(part 2 of ?)
the first night in haiti i took maybe the coldest shower of my life. we're not talking just 'not warm', we're talking 'was this water steeping in ice before it came through the shower head'? starting the mental list of things to be thankful for... 1) traffic laws 2) hot water heaters
we spent our saturday at the yaveh shamma orphanage, run by pastor gaetan (who has been dubbed 'best smile in haiti' and he deserves it!). we pulled up in our van outside the gated walls and my heart was in my throat. we have been sponsoring one of the children at the orphanage and the thought of meeting her and her friends had already brought me to tears several times before even leaving on our trip.
from the moment the gate rolled back we were swarmed by little hands, hugs, tugs, smiles, looks of yearning for love and affection. it was breathtaking, literally. i was glad to have on sunglasses so i didn't have to pretend i wasn't crying. i had at least 4-5 girls holding my hands, arms, waist pretty much the entire visit. if i could have just stayed there all week i am pretty sure that would have suited me just fine. looking around at their little faces full of hope and love, recognizing the little smiles from families at church who sponsor them, i was beside myself.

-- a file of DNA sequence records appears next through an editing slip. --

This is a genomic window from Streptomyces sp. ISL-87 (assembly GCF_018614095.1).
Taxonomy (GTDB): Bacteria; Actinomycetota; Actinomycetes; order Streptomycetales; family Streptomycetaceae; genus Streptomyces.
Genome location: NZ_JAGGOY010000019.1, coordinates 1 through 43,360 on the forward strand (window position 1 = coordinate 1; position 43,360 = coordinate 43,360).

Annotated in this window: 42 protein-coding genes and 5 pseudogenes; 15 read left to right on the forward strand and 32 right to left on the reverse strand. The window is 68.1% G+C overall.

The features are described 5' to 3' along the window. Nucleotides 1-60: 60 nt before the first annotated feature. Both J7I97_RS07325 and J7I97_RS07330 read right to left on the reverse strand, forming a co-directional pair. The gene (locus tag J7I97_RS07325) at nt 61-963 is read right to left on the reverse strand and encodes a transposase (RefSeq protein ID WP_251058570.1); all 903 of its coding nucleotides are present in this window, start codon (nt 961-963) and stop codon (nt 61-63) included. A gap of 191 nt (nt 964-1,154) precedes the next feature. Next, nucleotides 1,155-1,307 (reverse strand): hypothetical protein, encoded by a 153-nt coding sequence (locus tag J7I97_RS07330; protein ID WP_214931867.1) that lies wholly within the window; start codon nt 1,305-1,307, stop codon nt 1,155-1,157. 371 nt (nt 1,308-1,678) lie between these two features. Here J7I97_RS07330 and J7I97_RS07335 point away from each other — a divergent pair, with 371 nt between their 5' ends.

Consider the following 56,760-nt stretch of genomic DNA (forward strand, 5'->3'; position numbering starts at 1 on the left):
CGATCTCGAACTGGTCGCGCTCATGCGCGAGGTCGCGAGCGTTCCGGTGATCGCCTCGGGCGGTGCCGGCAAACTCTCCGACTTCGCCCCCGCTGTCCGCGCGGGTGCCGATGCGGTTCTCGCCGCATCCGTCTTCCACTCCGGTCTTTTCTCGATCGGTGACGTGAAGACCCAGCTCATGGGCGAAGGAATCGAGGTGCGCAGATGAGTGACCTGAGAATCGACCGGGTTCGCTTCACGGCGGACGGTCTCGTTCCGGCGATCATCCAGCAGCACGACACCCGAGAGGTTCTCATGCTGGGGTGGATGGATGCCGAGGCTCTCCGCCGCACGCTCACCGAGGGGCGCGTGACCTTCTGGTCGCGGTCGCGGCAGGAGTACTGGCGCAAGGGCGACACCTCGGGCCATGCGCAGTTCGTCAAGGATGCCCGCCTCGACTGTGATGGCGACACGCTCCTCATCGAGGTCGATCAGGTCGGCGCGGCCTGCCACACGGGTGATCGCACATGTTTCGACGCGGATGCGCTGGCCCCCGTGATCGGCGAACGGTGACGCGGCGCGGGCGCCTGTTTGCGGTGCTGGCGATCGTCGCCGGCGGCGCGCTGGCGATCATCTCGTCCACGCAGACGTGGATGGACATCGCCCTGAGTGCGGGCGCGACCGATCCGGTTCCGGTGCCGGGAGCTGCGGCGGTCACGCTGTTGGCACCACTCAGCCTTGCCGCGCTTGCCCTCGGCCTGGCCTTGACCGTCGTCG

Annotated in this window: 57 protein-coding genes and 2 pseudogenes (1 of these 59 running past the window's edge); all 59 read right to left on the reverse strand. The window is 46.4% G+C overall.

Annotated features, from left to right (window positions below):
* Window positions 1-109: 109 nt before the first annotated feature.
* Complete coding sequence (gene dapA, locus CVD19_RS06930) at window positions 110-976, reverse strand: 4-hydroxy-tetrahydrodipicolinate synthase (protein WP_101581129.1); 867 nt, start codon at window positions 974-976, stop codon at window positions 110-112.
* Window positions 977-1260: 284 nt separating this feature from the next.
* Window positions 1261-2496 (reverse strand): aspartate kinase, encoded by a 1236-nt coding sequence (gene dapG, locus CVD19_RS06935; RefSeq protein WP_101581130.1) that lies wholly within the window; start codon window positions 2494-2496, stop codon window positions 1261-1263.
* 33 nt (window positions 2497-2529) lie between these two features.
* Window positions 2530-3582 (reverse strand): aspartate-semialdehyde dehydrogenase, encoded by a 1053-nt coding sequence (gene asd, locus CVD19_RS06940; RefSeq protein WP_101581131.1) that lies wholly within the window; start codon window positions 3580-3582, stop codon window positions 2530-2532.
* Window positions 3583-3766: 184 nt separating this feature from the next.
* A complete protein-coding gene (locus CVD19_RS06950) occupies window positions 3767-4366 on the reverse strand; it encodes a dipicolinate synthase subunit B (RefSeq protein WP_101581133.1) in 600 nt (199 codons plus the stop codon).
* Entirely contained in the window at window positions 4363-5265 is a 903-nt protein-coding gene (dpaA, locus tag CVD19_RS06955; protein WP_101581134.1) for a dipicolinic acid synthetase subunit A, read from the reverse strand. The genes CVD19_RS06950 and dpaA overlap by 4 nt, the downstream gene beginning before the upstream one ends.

it is the overall emotion of that day along with the little moments of showing the kids pictures of my girls and hearing their sweet voices learn the names 'lileh, eef, anneh' that i will hold onto. their stories are heartbreaking but hopeful and we will continue to do what we can to improve life and potential at yaveh shamma.
sunday we spent the morning at church. i have never attended a service in another language and i spent a lot of time observing the attendees, the details. i was blessed to witness the positive affects of a microloan on one of the families at church and see other micro loans given out. the smile on his face when he held the check that his paintings earned him- this wasn't charity, not a hand-out. this was money he earned that will support his wife and child. it was priceless.
the hardest part of transcribing any of this is that the experience is in the details. it is in the people you pass on the side of the street selling produce, the smells and sights as you drive through town, the little orphan boy one pew over trying to capture your attention during a sermon in creole, the smiles and stories of everyone you meet. it is in the beauty and hope of this country that is so close to ours.